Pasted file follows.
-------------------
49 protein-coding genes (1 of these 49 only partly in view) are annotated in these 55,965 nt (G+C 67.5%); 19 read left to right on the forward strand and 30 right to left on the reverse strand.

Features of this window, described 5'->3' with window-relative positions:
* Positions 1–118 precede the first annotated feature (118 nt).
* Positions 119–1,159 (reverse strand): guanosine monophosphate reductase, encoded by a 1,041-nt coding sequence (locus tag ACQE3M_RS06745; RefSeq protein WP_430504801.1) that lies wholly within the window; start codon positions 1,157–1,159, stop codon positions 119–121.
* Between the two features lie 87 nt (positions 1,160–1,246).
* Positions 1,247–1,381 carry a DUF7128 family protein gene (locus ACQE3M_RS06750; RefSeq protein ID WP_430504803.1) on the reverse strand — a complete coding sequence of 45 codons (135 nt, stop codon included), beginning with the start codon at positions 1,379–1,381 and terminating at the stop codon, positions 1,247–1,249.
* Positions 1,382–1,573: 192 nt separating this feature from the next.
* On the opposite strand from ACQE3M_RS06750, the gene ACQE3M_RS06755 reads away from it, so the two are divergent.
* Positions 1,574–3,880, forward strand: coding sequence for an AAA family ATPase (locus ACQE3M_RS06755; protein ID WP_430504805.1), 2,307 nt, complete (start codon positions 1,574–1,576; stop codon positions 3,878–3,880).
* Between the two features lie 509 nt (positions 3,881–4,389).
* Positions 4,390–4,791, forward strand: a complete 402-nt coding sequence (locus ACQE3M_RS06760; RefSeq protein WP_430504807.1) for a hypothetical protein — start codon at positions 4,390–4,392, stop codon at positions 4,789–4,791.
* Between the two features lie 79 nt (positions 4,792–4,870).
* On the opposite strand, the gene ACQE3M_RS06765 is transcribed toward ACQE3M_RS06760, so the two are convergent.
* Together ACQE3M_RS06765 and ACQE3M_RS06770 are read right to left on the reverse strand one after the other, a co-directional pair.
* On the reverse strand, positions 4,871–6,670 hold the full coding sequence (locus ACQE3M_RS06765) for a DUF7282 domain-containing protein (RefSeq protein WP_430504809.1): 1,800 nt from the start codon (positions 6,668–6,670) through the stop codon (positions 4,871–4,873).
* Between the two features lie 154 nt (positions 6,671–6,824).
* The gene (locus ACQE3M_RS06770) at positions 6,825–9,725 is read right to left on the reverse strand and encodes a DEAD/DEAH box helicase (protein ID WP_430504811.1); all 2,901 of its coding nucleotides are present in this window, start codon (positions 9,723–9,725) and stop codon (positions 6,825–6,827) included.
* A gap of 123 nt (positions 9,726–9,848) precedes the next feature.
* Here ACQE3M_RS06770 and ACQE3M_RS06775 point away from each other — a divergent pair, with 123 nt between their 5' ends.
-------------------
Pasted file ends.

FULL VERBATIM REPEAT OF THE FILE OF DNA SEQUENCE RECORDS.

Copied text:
49 protein-coding genes (1 of these 49 only partly in view) are annotated in these 55,965 nt (G+C 67.5%); 19 read left to right on the forward strand and 30 right to left on the reverse strand.

Features of this window, described 5'->3' with window-relative positions:
* Positions 1–118 precede the first annotated feature (118 nt).
* Positions 119–1,159 (reverse strand): guanosine monophosphate reductase, encoded by a 1,041-nt coding sequence (locus tag ACQE3M_RS06745; RefSeq protein WP_430504801.1) that lies wholly within the window; start codon positions 1,157–1,159, stop codon positions 119–121.
* Between the two features lie 87 nt (positions 1,160–1,246).
* Positions 1,247–1,381 carry a DUF7128 family protein gene (locus ACQE3M_RS06750; RefSeq protein ID WP_430504803.1) on the reverse strand — a complete coding sequence of 45 codons (135 nt, stop codon included), beginning with the start codon at positions 1,379–1,381 and terminating at the stop codon, positions 1,247–1,249.
* Positions 1,382–1,573: 192 nt separating this feature from the next.
* On the opposite strand from ACQE3M_RS06750, the gene ACQE3M_RS06755 reads away from it, so the two are divergent.
* Positions 1,574–3,880, forward strand: coding sequence for an AAA family ATPase (locus ACQE3M_RS06755; protein ID WP_430504805.1), 2,307 nt, complete (start codon positions 1,574–1,576; stop codon positions 3,878–3,880).
* Between the two features lie 509 nt (positions 3,881–4,389).
* Positions 4,390–4,791, forward strand: a complete 402-nt coding sequence (locus ACQE3M_RS06760; RefSeq protein WP_430504807.1) for a hypothetical protein — start codon at positions 4,390–4,392, stop codon at positions 4,789–4,791.
* Between the two features lie 79 nt (positions 4,792–4,870).
* On the opposite strand, the gene ACQE3M_RS06765 is transcribed toward ACQE3M_RS06760, so the two are convergent.
* Together ACQE3M_RS06765 and ACQE3M_RS06770 are read right to left on the reverse strand one after the other, a co-directional pair.
* On the reverse strand, positions 4,871–6,670 hold the full coding sequence (locus ACQE3M_RS06765) for a DUF7282 domain-containing protein (RefSeq protein WP_430504809.1): 1,800 nt from the start codon (positions 6,668–6,670) through the stop codon (positions 4,871–4,873).
* Between the two features lie 154 nt (positions 6,671–6,824).
* The gene (locus ACQE3M_RS06770) at positions 6,825–9,725 is read right to left on the reverse strand and encodes a DEAD/DEAH box helicase (protein ID WP_430504811.1); all 2,901 of its coding nucleotides are present in this window, start codon (positions 9,723–9,725) and stop codon (positions 6,825–6,827) included.
* A gap of 123 nt (positions 9,726–9,848) precedes the next feature.
* Here ACQE3M_RS06770 and ACQE3M_RS06775 point away from each other — a divergent pair, with 123 nt between their 5' ends.